Resilient planning optimization through spatially explicit, Bi-directional sociohydrological modeling

Yoonshin Kwak, Brian Deal

Research output: Contribution to journalArticlepeer-review


Stormwater runoff is one critical urban issue that exemplifies the complexity in coupling human and natural systems. Innumerable studies have described and assessed the hydrological responses that result from land-use changes through a ‘post land use change’ hydrological analysis. Complex systems theory, however, suggests that the urban and ecological systems operate as an intertwined whole. This means that typical one-directional analysis can miss critical components of a bi-directional sociohydrological process. In addition, there is a difference in physical scales between hydrological analysis and policymaking that is often left unresolved. Typical hydrological models are limited to a watershed and are not easily applied to policymaking that is generally demarcated by a political boundary. These types of models also lack the spatial explicitness needed for physical design responses. To address these issues, we develop an integrated, finely scaled, spatially explicit sociohydrological modeling system. The coupled land use/stormwater model projects and assesses bi-directional sociohydrological impacts to changing land uses. We apply and test the system in McHenry County, Illinois, by modeling three scenarios to the year 2045. The results show that residential and commercial developments exhibit different responses to hydrological variables, resulting in varying patterns of land use locational choices. We also find that there is a conflict between developmental preferences that prefer to be located near water (housing) and those that prefer to be located away from runoff-prone water areas (commercial land uses). Our bi-directional modeling system simulates cell-to-cell interactions to produce quantifiable and practically useful outputs. The output for McHenry County, Illinois, includes specific, locational information on how to optimize developmental regulations in response to the contradictory developmental preferences and, more importantly, how to live with runoff in the context of resilience. This research supports the need for cell-based forward-looking modeling to better understand complex urban systems and strategically establish a resilient built environment.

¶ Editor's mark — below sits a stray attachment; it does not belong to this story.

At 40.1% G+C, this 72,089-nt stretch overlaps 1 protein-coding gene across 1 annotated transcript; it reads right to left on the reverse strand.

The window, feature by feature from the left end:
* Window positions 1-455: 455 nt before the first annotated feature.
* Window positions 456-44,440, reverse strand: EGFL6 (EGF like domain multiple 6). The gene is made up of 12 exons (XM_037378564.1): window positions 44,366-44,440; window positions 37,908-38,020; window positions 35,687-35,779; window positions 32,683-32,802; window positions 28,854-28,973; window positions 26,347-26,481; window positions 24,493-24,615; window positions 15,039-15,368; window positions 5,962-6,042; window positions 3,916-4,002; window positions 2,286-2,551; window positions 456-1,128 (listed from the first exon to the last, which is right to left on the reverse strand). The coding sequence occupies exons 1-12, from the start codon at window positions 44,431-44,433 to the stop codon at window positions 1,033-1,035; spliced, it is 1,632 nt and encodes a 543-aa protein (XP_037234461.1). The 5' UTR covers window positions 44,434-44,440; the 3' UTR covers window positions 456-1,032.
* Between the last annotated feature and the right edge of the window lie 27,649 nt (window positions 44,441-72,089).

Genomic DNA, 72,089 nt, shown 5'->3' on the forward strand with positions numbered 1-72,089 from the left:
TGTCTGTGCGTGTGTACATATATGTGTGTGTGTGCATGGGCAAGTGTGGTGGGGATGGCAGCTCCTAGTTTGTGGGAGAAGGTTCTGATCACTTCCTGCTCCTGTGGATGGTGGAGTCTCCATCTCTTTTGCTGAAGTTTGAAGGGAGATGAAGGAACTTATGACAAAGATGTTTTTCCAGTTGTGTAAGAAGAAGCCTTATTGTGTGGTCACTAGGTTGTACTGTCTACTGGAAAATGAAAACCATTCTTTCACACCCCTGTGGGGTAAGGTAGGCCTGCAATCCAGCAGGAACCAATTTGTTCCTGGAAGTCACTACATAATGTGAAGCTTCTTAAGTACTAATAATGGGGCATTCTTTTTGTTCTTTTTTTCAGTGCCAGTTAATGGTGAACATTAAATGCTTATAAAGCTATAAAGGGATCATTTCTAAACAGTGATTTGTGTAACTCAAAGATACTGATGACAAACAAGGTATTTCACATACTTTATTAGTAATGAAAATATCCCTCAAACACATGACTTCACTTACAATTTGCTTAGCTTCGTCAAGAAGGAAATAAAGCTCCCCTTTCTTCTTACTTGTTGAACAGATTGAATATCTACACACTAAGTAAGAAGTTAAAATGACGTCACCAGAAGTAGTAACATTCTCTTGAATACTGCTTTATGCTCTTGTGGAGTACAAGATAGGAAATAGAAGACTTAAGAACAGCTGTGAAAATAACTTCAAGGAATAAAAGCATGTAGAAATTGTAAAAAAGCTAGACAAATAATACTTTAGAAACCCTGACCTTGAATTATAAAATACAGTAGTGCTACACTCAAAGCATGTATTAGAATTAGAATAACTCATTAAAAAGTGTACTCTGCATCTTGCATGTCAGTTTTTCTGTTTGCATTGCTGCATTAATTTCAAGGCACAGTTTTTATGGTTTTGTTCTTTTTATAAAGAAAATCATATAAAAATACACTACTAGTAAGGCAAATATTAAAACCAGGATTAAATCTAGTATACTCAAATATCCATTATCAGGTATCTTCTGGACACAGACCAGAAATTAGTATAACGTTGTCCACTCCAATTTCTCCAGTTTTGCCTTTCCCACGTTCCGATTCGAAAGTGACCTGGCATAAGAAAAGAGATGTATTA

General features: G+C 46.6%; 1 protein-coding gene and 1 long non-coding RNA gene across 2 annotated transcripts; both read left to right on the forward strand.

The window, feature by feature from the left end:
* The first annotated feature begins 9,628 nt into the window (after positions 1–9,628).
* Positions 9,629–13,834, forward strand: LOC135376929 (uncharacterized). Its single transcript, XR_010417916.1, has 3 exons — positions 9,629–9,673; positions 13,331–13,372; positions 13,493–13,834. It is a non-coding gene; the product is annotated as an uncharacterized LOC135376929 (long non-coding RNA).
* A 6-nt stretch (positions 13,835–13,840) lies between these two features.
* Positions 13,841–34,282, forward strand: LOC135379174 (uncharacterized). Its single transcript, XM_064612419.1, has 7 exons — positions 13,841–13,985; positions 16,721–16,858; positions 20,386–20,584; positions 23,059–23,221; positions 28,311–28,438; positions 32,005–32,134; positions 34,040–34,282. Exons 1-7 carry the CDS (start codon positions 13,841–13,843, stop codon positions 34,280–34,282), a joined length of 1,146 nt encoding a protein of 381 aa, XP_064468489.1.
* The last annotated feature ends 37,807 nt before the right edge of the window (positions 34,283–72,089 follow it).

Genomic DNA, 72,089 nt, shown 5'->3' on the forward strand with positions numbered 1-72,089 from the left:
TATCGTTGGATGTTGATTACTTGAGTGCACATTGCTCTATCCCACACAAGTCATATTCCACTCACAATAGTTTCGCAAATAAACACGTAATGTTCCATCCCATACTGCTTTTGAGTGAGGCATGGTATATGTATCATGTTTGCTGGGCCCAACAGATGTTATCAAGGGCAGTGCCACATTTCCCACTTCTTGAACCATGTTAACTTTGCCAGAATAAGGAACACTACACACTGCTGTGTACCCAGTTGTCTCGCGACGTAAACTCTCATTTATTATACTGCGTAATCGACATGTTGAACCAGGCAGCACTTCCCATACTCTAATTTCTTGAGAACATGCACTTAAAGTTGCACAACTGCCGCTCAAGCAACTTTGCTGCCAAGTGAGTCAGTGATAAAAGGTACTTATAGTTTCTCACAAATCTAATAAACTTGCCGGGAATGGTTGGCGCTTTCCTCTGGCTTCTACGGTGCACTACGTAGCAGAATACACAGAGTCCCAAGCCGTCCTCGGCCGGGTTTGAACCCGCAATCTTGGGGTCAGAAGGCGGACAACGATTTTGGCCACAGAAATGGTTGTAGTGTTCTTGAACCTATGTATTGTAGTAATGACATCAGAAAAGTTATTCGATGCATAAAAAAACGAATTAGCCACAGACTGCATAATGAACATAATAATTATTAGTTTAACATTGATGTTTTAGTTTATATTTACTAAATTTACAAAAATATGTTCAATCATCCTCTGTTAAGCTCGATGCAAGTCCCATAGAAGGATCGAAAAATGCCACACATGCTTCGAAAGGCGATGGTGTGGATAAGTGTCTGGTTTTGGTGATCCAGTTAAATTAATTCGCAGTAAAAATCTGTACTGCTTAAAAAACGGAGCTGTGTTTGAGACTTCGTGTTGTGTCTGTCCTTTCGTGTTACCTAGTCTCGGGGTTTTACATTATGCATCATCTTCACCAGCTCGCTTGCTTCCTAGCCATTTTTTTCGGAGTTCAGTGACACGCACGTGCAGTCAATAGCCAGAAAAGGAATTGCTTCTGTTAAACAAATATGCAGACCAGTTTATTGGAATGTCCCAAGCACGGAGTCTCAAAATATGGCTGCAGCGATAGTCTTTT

Original languageEnglish (US)
Article number113742
JournalJournal of Environmental Management
StatePublished - Dec 15 2021


  • Coupled modeling
  • Land-use change
  • Resilience
  • Sociohydrology
  • Spatial explicitness
  • Surface runoff

ASJC Scopus subject areas

  • Environmental Engineering
  • Waste Management and Disposal
  • Management, Monitoring, Policy and Law


Dive into the research topics of 'Resilient planning optimization through spatially explicit, Bi-directional sociohydrological modeling'. Together they form a unique fingerprint.

Cite this